Ten years is a really long time. I keep saying “it’s about a third of my life” because I still THINK I’m about 30, but I’m getting closer to it being a fourth. Still a long time, regardless.
I don’t enjoy dredging this picture up every January but it proves a point.
Anyhoo, about ten years ago, I barely fit into size 24 jeans. Walking around my apartment complex or across my tiny work campus was a WORKOUT. I drove the mile to work because “I would get sweaty” or “there’s a hill”. A marathon was something you did watching a lot of a TV show. A triathlon was eating pizza, drinking whiskey, and working or playing games at the same time.
While I was proud of my work accomplishments, I had given up on the rest of my life. I figured that I wasn’t young anymore, so I had missed my opportunity to do something fun for fitness like I did as a kid. Hello, I was in my MID TWENTIES. Who thinks that? I thought if I wanted to lose weight I needed to do the elliptical (ho hum) and lift weights (bleh) and eat low carb (HATE). I would stick to this stuff for a little bit, then I’d get bored and have no overlying goal besides wanting to hate myself a little less, and get frustrated and quit.
However, a decade ago my New Years resolution was to lose weight, and it actually stuck! I’m down a small human from where I was ten years ago and I’m fit, active, and competitive (sometimes) in triathlons. However, there are days, weeks, and months where I’ve felt like an utter failure at it. I’ve gained weight back. I’ve let myself get so far off the strength training wagon I’ve become weak, imbalanced, and injured. To be a little nerdy and quote Alfred from Batman, “Why do we fall? So we can learn to pick ourselves up.” I’ve learned that the key is lifting yourself up over and over and over.
Change is uncomfortable, and you’ll occasionally revert back to comfort and then feel frustrated about it. You’ll have a bad day at work and scarf down a burger and a beer and feel a bunch of guilt about how weak you are. You’ll get sick or busy and get out of the workout habit and berate yourself for not sticking to it. The scale will, for NO GOOD REASON, go up one week and you’ll want to cry and say FUCK IT, my best isn’t good enough, I guess I deserve to be fat now. I have done ALL THIS AND MORE and yet, still, here I am.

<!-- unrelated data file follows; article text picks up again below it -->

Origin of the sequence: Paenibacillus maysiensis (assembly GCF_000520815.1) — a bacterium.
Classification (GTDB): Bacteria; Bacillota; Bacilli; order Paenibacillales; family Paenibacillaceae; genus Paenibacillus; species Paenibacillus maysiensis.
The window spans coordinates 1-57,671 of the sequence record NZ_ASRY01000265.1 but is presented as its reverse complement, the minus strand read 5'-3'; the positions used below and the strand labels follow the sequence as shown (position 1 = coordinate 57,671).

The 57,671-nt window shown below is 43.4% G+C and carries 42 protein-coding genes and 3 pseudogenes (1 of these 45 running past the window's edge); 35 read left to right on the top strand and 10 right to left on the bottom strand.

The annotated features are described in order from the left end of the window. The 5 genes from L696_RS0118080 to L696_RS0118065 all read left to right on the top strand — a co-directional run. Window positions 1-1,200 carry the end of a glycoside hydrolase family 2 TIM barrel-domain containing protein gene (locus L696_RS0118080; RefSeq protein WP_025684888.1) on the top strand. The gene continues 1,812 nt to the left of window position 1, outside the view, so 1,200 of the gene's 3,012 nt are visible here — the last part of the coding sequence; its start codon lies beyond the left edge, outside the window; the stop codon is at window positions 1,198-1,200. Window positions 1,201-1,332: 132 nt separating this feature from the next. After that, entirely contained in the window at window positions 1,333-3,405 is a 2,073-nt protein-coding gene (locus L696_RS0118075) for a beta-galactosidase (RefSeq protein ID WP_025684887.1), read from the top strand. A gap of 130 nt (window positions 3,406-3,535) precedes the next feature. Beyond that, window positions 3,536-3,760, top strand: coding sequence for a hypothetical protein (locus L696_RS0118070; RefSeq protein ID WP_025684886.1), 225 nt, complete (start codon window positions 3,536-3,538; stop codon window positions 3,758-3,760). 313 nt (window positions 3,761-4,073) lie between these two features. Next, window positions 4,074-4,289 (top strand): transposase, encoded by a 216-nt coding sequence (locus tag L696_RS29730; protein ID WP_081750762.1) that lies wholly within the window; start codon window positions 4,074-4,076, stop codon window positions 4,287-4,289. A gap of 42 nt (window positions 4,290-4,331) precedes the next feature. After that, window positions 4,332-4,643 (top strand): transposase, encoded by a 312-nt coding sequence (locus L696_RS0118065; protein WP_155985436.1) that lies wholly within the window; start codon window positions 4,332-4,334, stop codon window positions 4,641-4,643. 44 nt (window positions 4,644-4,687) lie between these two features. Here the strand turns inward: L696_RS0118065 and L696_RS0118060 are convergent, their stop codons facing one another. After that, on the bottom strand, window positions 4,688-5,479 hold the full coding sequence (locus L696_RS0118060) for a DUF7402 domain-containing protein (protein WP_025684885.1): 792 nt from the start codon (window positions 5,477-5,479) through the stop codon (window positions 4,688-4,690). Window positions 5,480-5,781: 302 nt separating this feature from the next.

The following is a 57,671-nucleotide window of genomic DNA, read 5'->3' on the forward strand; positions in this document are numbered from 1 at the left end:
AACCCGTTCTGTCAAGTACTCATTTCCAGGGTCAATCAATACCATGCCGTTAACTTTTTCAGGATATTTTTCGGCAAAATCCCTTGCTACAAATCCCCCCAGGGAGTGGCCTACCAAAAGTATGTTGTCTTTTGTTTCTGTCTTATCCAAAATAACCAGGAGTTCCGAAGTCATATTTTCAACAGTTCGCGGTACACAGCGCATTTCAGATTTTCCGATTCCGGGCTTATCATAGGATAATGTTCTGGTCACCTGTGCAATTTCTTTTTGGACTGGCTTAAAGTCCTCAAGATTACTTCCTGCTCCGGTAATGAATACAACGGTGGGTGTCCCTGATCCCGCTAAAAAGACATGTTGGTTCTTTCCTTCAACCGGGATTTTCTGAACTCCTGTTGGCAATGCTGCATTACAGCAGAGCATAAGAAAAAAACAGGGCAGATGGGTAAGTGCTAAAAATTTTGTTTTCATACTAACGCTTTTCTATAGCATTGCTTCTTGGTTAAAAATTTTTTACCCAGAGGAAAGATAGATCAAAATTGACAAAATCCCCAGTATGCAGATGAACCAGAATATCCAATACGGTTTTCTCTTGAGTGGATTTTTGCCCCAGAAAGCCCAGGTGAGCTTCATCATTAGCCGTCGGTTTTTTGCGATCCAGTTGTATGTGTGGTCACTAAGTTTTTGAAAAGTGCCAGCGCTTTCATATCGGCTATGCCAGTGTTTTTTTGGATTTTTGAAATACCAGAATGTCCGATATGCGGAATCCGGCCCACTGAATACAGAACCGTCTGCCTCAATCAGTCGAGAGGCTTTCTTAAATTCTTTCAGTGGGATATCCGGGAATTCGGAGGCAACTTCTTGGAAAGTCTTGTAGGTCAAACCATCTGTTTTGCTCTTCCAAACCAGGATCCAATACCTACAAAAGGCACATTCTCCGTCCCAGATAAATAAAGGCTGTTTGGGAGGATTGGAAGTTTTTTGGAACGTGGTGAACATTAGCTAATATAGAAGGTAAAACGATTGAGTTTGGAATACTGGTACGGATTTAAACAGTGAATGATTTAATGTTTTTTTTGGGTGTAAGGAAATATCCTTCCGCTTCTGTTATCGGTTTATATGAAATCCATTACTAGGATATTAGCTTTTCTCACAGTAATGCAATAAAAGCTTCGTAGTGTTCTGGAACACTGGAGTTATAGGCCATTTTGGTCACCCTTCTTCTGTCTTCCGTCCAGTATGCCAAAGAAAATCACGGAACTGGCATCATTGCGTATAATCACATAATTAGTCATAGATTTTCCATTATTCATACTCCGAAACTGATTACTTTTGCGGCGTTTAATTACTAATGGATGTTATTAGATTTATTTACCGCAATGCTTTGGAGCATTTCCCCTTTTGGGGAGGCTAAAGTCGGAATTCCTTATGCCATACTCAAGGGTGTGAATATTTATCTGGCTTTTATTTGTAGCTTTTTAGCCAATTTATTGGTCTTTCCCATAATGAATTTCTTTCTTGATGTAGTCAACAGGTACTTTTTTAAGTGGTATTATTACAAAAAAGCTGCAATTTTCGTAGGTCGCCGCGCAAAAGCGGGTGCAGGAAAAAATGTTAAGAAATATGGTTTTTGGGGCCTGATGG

Odds are, you have a health or fitness related goal for 2017. Since it’s coming up to that pivotal time where you’re either going to quit when the going gets tough or persevere, here’s my 5 top tips for actually succeeding with a health/fitness related New Years resolution.
Instead of being too busy to work out because you have all the errands, don’t drive there – get a cheapo commuter bike and some storage (my bike was 200$, my storage cost less than 100$, bike adventures instead of sitting in traffic – priceless).
1. Work the goals around your life, not your life around the goals. Are you not a morning person? I’m not either. Setting a goal to wake up at 5am to work out every day is PROBABLY not the best first step. Try finding 30 minutes a few times a week that makes sense for you. Use your lunch break. Take 30 minutes out of your social media or TV time. Stop at the gym on the way home from work. If you have trouble getting out of the house, find workouts you can do inside (treadmill, trainer, videos, active video games). Maybe it IS the mornings, but if it’s not, don’t force it. Find the time you are MOST likely to work out and do that.